Our updated (2020) Guidelines for Optimizing Safe Implementation and Use of Smart Infusion Pumps recommend the use of smart pumps with DERS throughout the organization, including in perioperative settings, for all infusions (including hydrating solutions) and bolus/loading doses. However, use of smart pumps with DERS by anesthesia providers in perioperative settings is limited due to barriers and unique challenges. One common barrier to optimal use of smart pumps with DERS in perioperative settings is that there may not be a clear expectation from leadership for anesthesia providers to use smart pumps with DERS. Many anesthesia providers do not understand the capabilities of smart pumps, including loading/bolus dose capabilities. Anesthesia providers may also feel that the soft and hard dose/infusion limits set in the pump are unacceptable, often because they have not been included when building the anesthesia/perioperative drug library. In many organizations, smart pumps are used in the operating room using an “anesthesia mode” setting. However, the organization may fail to understand that, in some pumps, “anesthesia mode” settings reduce all hard stops to soft stops, thereby allowing easy overrides of dosing/concentration limits that should never be bypassed.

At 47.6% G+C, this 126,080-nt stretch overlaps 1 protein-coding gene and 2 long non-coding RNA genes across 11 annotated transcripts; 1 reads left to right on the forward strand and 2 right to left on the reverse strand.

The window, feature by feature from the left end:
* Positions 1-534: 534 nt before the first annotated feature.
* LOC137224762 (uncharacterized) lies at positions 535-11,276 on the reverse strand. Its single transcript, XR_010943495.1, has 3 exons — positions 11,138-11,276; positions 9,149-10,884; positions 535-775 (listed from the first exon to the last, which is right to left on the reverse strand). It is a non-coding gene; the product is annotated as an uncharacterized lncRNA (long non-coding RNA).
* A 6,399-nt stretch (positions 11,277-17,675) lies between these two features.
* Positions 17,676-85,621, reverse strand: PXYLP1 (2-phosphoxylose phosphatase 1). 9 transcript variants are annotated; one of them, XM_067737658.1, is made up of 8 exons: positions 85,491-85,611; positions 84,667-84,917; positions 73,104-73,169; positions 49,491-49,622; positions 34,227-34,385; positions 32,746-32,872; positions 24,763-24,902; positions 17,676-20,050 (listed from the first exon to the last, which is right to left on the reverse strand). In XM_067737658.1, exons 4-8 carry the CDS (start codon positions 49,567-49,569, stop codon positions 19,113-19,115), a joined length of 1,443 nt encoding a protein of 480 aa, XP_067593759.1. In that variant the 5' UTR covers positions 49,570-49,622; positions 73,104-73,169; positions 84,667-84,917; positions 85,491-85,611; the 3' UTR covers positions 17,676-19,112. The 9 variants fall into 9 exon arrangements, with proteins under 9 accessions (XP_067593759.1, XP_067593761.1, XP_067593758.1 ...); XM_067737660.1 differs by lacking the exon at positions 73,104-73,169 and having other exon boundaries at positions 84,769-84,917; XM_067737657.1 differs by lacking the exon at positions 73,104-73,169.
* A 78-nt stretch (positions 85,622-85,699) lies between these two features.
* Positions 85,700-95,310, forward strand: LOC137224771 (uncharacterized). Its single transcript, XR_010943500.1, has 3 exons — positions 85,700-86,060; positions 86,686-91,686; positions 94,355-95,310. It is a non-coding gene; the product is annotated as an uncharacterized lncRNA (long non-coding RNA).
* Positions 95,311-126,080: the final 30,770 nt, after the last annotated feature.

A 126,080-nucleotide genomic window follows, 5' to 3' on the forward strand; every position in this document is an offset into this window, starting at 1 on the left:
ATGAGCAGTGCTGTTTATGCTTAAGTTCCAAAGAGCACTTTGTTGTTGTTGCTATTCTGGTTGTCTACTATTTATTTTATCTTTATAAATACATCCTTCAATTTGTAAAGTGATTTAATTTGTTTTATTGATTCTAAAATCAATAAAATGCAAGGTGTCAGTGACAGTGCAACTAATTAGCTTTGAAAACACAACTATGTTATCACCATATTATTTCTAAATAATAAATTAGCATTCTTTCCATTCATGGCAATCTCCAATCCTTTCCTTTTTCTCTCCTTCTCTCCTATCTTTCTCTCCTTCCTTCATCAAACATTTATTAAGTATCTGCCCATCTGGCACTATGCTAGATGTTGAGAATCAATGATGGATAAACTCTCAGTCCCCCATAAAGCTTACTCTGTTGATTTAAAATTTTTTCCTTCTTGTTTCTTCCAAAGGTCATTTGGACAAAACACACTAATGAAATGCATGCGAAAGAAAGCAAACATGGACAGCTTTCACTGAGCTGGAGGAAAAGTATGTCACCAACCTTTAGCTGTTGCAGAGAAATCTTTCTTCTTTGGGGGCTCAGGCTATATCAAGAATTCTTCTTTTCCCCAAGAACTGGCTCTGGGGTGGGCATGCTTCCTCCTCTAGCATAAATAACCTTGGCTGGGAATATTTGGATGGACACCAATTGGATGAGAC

Leadership must clearly establish that the use of smart pumps with an engaged DERS is expected in perioperative settings for all infusions and loading/bolus doses (except when the hydrating solution rate is greater than the pump allows). Involve anesthesia providers when building the smart pump library. When possible, implement upper and lower hard limits for medication doses, concentrations, infusion rates, and loading/bolus doses, and restrict the use of pumps in “anesthesia mode” if it affects individualization of infusion limits. Require anesthesia providers to use the bolus feature (if available) with hard limits for catastrophic doses, and do not allow the delivery of bolus doses by increasing the rate of the infusion. Hands-on education about how to use smart pumps with DERS, including the bolus dose feature, along with competency assessments should be implemented for all anesthesia providers. Organizations are encouraged to analyze pump data to understand any barriers to the effective use of smart pumps with DERS in the perioperative setting.